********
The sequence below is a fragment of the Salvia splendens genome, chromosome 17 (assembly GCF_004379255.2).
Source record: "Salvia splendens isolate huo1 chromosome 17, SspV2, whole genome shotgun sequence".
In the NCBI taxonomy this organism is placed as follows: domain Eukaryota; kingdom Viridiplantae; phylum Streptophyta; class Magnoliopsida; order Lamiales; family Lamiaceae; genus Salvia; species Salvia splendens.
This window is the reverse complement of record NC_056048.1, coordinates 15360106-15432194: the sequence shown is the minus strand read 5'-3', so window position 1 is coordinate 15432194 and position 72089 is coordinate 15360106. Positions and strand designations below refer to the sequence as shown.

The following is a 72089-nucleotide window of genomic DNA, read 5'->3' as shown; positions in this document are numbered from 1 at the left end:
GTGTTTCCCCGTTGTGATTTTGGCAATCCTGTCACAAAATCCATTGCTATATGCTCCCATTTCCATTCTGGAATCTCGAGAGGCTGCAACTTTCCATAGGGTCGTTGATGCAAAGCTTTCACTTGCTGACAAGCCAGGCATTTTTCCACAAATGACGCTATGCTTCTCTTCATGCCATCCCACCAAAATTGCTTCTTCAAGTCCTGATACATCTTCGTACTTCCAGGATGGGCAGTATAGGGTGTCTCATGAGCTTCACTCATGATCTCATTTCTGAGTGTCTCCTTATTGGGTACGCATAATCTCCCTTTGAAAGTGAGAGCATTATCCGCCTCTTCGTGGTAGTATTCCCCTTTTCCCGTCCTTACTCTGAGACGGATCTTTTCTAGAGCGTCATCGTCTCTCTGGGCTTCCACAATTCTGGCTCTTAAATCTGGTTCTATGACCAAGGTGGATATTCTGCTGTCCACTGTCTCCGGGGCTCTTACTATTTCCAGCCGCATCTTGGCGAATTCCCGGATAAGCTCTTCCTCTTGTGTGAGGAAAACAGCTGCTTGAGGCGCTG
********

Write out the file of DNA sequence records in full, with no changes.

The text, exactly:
The sequence below is a fragment of the Salvia splendens genome, chromosome 17 (assembly GCF_004379255.2).
Source record: "Salvia splendens isolate huo1 chromosome 17, SspV2, whole genome shotgun sequence".
In the NCBI taxonomy this organism is placed as follows: domain Eukaryota; kingdom Viridiplantae; phylum Streptophyta; class Magnoliopsida; order Lamiales; family Lamiaceae; genus Salvia; species Salvia splendens.
This window is the reverse complement of record NC_056048.1, coordinates 15360106-15432194: the sequence shown is the minus strand read 5'-3', so window position 1 is coordinate 15432194 and position 72089 is coordinate 15360106. Positions and strand designations below refer to the sequence as shown.

The following is a 72089-nucleotide window of genomic DNA, read 5'->3' as shown; positions in this document are numbered from 1 at the left end:
GTGTTTCCCCGTTGTGATTTTGGCAATCCTGTCACAAAATCCATTGCTATATGCTCCCATTTCCATTCTGGAATCTCGAGAGGCTGCAACTTTCCATAGGGTCGTTGATGCAAAGCTTTCACTTGCTGACAAGCCAGGCATTTTTCCACAAATGACGCTATGCTTCTCTTCATGCCATCCCACCAAAATTGCTTCTTCAAGTCCTGATACATCTTCGTACTTCCAGGATGGGCAGTATAGGGTGTCTCATGAGCTTCACTCATGATCTCATTTCTGAGTGTCTCCTTATTGGGTACGCATAATCTCCCTTTGAAAGTGAGAGCATTATCCGCCTCTTCGTGGTAGTATTCCCCTTTTCCCGTCCTTACTCTGAGACGGATCTTTTCTAGAGCGTCATCGTCTCTCTGGGCTTCCACAATTCTGGCTCTTAAATCTGGTTCTATGACCAAGGTGGATATTCTGCTGTCCACTGTCTCCGGGGCTCTTACTATTTCCAGCCGCATCTTGGCGAATTCCCGGATAAGCTCTTCCTCTTGTGTGAGGAAAACAGCTGCTTGAGGCGCTG